Schools traversing uncharted waters

School districts are working feverishly to develop lesson plans for students for the rest of the school year, even though the school buildings will remain closed, due to the coronavirus pandemic. Online classes will be featured for the next two months.

By

Local News

March 23, 2020 - 10:39 AM

Courtesy photo
Kay Lewis

Students may be staying at home, but area teachers and administrators are back at work, figuring out how to educate them for the rest of the year. Meals will be available to students starting today in Iola and Humboldt, and Tuesday for Marmaton Valley.

Area districts released announcements via social media about the preliminary steps they will take to determine a new “Continuous Learning Plan.”

On March 17, the state canceled classes for the remainder of the year. Days later, a task force released guidelines that will serve as a framework, with each district expected to determine their plans this week and announced by March 30.

Among the guidelines issued by the task force, each district’s plans can include a mix of technology (virtual) and face-to-face (in small groups), so that students are not just receiving copies of worksheets or hours of screen time. 

The recommendations also limit the time students are expected to spend on learning each day. The following are the maximum student commitment time each day:

— Preschool: 30 minutes

— Grades K-1: 45 minutes

— Grades 2-3: 60 minutes

— Grades 4-5: 90 minus

— Grades 6-12: 30 minutes per teacher (3 hours max in a day)

Humboldt Superintendent Kay Lewis posted information about the school’s early steps on creating a plan.The district will work with families and students who have unique situations and needs, she said. For example, not all students have access to the internet. The buildings will maintain Wi-Fi service, so students and parents can sit in the parking lot to access the service.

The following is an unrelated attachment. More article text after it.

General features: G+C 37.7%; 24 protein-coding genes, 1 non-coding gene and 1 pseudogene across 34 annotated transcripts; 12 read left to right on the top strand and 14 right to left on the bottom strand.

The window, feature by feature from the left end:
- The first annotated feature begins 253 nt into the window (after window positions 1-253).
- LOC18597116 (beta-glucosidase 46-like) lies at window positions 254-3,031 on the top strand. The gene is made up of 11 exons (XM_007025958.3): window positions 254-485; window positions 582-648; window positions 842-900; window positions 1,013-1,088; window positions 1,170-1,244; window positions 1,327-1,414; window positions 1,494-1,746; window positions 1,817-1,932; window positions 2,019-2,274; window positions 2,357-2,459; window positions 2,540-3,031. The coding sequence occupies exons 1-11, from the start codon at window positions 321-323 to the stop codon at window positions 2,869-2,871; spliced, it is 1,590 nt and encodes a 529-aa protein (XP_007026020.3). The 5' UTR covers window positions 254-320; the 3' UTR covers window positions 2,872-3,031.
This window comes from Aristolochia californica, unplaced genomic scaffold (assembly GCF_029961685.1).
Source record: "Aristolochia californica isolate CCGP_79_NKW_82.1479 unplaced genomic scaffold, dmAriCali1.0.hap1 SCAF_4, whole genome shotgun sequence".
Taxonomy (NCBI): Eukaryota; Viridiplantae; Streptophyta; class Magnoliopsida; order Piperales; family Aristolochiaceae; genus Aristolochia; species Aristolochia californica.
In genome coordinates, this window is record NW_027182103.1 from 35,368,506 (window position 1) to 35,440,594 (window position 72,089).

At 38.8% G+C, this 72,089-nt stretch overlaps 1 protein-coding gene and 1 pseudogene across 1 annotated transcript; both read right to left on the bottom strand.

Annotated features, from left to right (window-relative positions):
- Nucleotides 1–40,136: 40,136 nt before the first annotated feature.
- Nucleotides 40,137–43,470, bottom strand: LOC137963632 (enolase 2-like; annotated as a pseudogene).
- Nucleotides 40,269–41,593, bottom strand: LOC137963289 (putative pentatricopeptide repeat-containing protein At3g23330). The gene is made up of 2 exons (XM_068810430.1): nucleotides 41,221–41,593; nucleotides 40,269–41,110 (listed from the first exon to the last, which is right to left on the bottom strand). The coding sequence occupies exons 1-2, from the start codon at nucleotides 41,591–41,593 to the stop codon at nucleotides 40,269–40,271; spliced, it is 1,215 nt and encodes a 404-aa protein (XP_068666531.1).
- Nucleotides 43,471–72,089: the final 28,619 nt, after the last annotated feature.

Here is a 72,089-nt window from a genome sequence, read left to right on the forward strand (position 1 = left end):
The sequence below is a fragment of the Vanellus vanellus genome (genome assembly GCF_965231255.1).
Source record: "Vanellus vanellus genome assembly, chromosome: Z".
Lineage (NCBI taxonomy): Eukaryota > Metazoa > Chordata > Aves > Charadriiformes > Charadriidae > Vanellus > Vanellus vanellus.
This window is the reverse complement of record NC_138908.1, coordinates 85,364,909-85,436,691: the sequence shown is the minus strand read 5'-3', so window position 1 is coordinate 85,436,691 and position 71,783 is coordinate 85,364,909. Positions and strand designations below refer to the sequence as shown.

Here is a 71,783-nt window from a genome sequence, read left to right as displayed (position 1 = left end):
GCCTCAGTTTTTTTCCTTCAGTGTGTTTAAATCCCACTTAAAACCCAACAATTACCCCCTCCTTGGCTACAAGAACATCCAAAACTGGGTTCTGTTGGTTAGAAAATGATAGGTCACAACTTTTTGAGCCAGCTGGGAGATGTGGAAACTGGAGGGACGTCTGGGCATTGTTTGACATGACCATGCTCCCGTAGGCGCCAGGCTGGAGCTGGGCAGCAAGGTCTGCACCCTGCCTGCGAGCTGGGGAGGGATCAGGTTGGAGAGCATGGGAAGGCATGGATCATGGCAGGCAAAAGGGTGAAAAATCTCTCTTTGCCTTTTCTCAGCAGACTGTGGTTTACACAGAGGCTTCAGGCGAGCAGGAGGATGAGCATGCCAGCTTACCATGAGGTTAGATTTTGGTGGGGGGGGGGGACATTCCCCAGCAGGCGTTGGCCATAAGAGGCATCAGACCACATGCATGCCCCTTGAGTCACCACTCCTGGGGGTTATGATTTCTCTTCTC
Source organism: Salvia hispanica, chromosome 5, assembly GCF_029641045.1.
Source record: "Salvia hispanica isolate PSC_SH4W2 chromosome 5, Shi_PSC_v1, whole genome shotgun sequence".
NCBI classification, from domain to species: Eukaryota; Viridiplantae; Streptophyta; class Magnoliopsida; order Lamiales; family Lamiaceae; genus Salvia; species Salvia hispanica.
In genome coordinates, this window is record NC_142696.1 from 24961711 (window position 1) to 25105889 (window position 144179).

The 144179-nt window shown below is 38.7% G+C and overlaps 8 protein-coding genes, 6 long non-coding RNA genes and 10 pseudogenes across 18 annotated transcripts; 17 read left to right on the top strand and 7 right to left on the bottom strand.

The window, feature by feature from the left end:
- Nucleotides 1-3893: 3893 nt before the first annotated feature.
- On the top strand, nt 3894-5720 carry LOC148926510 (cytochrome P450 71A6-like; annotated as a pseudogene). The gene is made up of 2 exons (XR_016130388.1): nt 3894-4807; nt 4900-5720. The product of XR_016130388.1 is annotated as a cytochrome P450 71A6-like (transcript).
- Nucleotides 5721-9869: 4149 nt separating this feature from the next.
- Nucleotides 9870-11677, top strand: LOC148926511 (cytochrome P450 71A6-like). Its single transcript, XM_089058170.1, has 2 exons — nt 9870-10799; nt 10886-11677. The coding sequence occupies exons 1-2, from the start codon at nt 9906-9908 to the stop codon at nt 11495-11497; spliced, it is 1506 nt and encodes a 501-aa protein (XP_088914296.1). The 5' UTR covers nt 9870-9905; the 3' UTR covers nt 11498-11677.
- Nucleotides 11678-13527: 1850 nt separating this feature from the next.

“Parents and community members have been extremely supportive through what I know are times filled with anxiety and uncertainty,” she wrote on a Facebook post. “While this situation is far from ideal, by working together, I have no doubt that we have the opportunity to make this our finest hour.”

Iola High School principal Scott Crenshaw posted a video on Facebook Sunday morning, telling students to expect their academic advisers to contact them to assess technology needs.

The district will start by sending home paper packets by March 30, and determine where to go from there. Teachers and administrators will conduct an online meeting this morning.

“I know everybody is a little worried. Some people are a flat out scared,” Crenshaw said. “We’re going to get through this. We’ll get through this together.”

MEANWHILE, districts will start offering pre-packaged “Grab-N-Go” lunches at various locations and times. See Saturday’s Register for more information, or check social media accounts for the various districts to see the schedule.

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